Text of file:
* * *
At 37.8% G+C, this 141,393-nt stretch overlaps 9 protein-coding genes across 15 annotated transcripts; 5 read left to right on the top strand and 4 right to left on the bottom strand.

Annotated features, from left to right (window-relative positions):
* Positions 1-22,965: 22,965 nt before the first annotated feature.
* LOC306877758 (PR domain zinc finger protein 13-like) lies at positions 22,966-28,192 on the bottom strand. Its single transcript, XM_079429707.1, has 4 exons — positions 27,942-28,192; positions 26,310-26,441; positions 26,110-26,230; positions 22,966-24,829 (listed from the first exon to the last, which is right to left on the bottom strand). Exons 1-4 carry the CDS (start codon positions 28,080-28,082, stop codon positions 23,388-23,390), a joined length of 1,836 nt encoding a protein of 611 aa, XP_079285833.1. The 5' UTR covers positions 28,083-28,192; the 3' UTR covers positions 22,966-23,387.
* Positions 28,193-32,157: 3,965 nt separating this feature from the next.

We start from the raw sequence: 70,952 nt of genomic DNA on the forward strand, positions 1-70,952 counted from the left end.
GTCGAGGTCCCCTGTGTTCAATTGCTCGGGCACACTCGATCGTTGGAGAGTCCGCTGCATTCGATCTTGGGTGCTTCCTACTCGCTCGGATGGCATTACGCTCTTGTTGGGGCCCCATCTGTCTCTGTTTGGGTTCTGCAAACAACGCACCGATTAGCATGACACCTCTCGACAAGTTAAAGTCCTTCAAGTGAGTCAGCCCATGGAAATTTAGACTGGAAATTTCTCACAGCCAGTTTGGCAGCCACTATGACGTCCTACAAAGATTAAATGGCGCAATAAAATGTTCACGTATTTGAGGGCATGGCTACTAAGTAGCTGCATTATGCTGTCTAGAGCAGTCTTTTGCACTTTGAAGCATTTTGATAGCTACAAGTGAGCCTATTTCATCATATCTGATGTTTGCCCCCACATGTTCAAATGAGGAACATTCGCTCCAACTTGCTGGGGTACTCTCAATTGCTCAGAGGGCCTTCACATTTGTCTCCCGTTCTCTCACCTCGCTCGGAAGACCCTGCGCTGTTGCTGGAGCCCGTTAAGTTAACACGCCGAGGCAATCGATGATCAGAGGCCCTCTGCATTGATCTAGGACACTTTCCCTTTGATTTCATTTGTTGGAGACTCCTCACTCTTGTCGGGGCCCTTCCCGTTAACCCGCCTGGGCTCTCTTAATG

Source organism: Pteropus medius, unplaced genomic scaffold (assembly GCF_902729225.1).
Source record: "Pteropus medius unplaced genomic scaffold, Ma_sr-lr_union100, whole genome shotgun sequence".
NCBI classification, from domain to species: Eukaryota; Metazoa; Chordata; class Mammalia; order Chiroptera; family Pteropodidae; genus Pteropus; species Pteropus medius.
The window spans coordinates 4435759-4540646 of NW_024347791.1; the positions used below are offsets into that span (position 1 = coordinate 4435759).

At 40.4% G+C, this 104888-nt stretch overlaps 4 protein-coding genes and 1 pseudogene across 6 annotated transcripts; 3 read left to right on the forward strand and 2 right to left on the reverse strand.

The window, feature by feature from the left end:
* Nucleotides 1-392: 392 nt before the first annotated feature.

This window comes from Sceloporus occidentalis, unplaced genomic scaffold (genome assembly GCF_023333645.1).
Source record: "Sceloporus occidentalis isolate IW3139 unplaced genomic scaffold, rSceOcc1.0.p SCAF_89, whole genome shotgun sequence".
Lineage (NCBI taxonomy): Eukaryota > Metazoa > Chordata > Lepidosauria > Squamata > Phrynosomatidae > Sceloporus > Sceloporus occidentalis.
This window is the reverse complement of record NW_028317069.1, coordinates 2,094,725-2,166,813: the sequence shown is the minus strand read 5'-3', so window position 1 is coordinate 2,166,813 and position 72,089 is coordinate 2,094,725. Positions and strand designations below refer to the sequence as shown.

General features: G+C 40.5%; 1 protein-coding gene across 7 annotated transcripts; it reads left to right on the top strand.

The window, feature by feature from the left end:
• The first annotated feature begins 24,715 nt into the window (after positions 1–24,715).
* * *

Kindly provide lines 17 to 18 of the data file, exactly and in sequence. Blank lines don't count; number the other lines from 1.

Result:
Lineage (NCBI taxonomy): Eukaryota > Metazoa > Chordata > Lepidosauria > Squamata > Phrynosomatidae > Sceloporus > Sceloporus occidentalis.
This window is the reverse complement of record NW_028317069.1, coordinates 2,094,725-2,166,813: the sequence shown is the minus strand read 5'-3', so window position 1 is coordinate 2,166,813 and position 72,089 is coordinate 2,094,725. Positions and strand designations below refer to the sequence as shown.